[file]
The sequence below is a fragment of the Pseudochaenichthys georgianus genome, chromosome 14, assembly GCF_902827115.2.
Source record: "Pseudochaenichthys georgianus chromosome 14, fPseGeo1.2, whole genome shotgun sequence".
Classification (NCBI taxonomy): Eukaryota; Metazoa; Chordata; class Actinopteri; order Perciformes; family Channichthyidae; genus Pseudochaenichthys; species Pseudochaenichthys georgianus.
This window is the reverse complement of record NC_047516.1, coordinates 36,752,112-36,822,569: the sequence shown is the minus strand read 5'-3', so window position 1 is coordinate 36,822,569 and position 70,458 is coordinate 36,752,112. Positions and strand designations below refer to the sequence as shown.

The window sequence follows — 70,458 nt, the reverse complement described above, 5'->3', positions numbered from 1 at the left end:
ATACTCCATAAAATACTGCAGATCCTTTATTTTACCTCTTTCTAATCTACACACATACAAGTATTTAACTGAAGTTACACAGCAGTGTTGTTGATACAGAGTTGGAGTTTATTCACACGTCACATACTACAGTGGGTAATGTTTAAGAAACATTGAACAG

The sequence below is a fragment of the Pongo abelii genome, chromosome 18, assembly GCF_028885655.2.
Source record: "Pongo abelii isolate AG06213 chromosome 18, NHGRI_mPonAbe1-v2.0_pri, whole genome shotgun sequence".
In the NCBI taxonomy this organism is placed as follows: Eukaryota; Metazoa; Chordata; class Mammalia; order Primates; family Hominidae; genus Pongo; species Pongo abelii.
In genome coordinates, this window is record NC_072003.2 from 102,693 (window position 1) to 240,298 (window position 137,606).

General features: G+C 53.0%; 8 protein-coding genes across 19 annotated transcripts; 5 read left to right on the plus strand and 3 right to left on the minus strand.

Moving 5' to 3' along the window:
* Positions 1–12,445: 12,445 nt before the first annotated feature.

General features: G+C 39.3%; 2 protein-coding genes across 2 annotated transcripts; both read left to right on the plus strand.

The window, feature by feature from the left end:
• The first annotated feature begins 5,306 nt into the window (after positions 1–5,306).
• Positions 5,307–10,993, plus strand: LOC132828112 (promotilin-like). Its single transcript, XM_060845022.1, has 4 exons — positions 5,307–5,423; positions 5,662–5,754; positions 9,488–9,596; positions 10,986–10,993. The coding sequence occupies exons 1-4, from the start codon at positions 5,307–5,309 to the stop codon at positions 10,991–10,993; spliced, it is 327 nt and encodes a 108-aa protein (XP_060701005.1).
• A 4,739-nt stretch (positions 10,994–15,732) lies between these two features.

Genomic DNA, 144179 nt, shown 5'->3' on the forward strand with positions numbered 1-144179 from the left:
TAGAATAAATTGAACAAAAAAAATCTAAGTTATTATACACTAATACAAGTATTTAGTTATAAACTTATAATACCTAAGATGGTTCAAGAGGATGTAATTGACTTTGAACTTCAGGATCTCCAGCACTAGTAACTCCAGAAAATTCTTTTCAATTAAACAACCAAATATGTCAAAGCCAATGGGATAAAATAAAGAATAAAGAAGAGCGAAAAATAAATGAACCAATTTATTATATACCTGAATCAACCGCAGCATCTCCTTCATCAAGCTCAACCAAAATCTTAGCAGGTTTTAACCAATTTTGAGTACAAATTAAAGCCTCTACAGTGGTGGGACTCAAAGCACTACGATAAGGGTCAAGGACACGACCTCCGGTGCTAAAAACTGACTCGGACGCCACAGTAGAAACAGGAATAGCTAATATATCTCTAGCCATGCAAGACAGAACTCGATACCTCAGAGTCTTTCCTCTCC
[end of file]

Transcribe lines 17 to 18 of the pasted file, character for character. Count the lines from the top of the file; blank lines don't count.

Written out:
• Positions 5,307–10,993, plus strand: LOC132828112 (promotilin-like). Its single transcript, XM_060845022.1, has 4 exons — positions 5,307–5,423; positions 5,662–5,754; positions 9,488–9,596; positions 10,986–10,993. The coding sequence occupies exons 1-4, from the start codon at positions 5,307–5,309 to the stop codon at positions 10,991–10,993; spliced, it is 327 nt and encodes a 108-aa protein (XP_060701005.1).
• A 4,739-nt stretch (positions 10,994–15,732) lies between these two features.